Apple to slash its App Store commission – Here’s who qualifies

Chris Davies - Nov 18, 2020, 8:21am CST
Apple to slash its App Store commission – Here’s who qualifies

Apple is slashing the cut it takes on App Store sales, with most developers set to see the Cupertino firm taking just half the proceeds from digital goods and services from the start of 2021. The App Store Small Business Program launches on January 1, and will see Apple trim its commission to 15-percent, assuming developers are earning less than a certain amount.

Even that limit is generous. Apple will be cutting its commission from 30-percent to 15-percent for developers who earned less than $1 million in the previous calendar year. The threshold is based on post-commission earnings.

Existing developers who earned under $1m in 2020 across all of their apps, or new App Store developers, will be able to qualify for the program from the beginning of next year. Participating developers lucky enough to see their sales take them past the $1m threshold will return to the standard, 30-percent commission rate for the remainder of the year. However, if they subsequently fall below the $1m point in a future calendar year, they’ll re-qualify for the 15-percent commission rate the year after that.

The change comes as Apple faces increasing scrutiny – and some high-profile push-back from developers both in and outside of the App Store ecosystem – for its approach to fees. While most app-makers agree that some degree of commission is appropriate, given it helps maintain the App Store, the amount of Apple’s cut and the rules it demands developers abide by have been more controversial.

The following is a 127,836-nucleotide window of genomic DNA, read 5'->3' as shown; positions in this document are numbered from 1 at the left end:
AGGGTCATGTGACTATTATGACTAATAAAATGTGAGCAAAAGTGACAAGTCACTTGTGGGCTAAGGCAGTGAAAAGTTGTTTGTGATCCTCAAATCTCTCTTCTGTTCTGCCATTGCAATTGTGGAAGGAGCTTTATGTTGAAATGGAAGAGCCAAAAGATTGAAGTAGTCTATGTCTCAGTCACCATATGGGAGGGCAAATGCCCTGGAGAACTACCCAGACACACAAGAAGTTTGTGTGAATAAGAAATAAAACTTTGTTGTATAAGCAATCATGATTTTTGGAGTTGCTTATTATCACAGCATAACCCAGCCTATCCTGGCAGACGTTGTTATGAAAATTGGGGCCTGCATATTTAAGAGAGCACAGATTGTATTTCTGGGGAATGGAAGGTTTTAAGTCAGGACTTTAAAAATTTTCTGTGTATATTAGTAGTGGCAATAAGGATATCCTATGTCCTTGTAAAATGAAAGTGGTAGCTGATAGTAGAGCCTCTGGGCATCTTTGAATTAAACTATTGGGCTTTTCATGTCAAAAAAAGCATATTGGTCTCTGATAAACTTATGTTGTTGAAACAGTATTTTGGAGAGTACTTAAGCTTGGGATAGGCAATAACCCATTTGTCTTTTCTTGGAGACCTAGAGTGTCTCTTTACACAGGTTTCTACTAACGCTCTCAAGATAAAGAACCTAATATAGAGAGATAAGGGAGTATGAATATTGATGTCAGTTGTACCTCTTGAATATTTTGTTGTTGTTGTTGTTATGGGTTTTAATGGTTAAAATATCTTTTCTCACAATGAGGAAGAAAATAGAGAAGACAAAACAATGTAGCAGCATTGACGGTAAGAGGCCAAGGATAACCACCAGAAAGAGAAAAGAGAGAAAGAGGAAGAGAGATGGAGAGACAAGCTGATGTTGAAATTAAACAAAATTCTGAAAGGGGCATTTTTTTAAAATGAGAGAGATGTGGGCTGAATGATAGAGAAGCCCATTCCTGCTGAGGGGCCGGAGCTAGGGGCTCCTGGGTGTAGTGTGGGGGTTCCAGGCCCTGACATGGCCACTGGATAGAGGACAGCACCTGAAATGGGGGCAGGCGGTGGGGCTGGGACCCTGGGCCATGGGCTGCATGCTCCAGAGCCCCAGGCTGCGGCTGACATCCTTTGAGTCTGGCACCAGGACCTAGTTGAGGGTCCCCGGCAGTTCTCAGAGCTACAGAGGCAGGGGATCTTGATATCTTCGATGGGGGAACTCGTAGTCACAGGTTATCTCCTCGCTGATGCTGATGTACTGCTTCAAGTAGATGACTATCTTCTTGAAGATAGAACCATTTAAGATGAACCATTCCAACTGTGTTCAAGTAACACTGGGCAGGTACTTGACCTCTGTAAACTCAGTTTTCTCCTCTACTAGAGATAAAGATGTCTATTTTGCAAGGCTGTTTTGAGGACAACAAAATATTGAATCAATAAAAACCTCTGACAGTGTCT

Earlier this year, for example, Fortnite developer Epic Games tried to circumnavigate Apple’s policy around digital sales, claiming the so-called “App Store tax” was anticompetitive and unduly high. Apple, in response, pulled the game from the App Store, and later deactivated Epic Games’ developer account altogether.

That hasn’t been the only complaint. If developers want to avoid paying Apple commission on digital sales, they have to leave that function out of their app altogether. In Amazon’s Kindle app, for example, iOS users cannot purchase ebooks like their Android counterparts are able to. Instead, they have to buy them elsewhere and then subsequently download them into the Kindle app.

Developers wanting to take part in the App Store Small Business Program will need to actively apply for it, rather than being automatically enrolled. It’s unclear at this stage just how many developers will be eligible: currently there are over 28 million registered developers on its books, though it does not reveal what proportion of those make more than $1m in annual sales.

Apple is currently the subject of an antitrust investigation in Europe, over whether the App Store and Apple Pay make unfair use of the company’s platform dominance.


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